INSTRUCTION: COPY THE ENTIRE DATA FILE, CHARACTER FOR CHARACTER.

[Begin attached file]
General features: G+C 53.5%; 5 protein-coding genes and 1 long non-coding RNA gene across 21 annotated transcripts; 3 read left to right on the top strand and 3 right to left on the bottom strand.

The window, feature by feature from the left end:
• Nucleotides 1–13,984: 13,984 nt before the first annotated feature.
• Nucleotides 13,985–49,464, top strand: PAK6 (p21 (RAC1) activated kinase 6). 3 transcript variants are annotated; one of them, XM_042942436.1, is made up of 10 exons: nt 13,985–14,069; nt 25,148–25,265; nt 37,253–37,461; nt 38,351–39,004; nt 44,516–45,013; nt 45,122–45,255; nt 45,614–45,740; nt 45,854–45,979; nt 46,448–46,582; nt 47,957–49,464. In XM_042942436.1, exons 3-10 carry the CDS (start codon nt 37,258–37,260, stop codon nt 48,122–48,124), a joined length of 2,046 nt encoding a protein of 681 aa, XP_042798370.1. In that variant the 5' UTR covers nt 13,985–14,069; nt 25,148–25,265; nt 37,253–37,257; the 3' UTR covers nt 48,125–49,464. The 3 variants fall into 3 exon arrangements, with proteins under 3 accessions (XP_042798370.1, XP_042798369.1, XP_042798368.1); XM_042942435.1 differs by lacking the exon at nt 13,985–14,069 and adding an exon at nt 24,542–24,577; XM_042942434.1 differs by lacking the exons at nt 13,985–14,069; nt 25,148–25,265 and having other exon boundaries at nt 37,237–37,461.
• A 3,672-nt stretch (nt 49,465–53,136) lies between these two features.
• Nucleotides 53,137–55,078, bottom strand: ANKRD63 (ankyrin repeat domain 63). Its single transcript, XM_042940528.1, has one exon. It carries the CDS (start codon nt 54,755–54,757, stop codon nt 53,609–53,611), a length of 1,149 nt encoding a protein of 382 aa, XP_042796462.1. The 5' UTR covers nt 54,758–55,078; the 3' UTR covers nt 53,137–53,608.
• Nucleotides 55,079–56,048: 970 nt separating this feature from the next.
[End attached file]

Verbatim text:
General features: G+C 53.5%; 5 protein-coding genes and 1 long non-coding RNA gene across 21 annotated transcripts; 3 read left to right on the top strand and 3 right to left on the bottom strand.

The window, feature by feature from the left end:
• Nucleotides 1–13,984: 13,984 nt before the first annotated feature.
• Nucleotides 13,985–49,464, top strand: PAK6 (p21 (RAC1) activated kinase 6). 3 transcript variants are annotated; one of them, XM_042942436.1, is made up of 10 exons: nt 13,985–14,069; nt 25,148–25,265; nt 37,253–37,461; nt 38,351–39,004; nt 44,516–45,013; nt 45,122–45,255; nt 45,614–45,740; nt 45,854–45,979; nt 46,448–46,582; nt 47,957–49,464. In XM_042942436.1, exons 3-10 carry the CDS (start codon nt 37,258–37,260, stop codon nt 48,122–48,124), a joined length of 2,046 nt encoding a protein of 681 aa, XP_042798370.1. In that variant the 5' UTR covers nt 13,985–14,069; nt 25,148–25,265; nt 37,253–37,257; the 3' UTR covers nt 48,125–49,464. The 3 variants fall into 3 exon arrangements, with proteins under 3 accessions (XP_042798370.1, XP_042798369.1, XP_042798368.1); XM_042942435.1 differs by lacking the exon at nt 13,985–14,069 and adding an exon at nt 24,542–24,577; XM_042942434.1 differs by lacking the exons at nt 13,985–14,069; nt 25,148–25,265 and having other exon boundaries at nt 37,237–37,461.
• A 3,672-nt stretch (nt 49,465–53,136) lies between these two features.
• Nucleotides 53,137–55,078, bottom strand: ANKRD63 (ankyrin repeat domain 63). Its single transcript, XM_042940528.1, has one exon. It carries the CDS (start codon nt 54,755–54,757, stop codon nt 53,609–53,611), a length of 1,149 nt encoding a protein of 382 aa, XP_042796462.1. The 5' UTR covers nt 54,758–55,078; the 3' UTR covers nt 53,137–53,608.
• Nucleotides 55,079–56,048: 970 nt separating this feature from the next.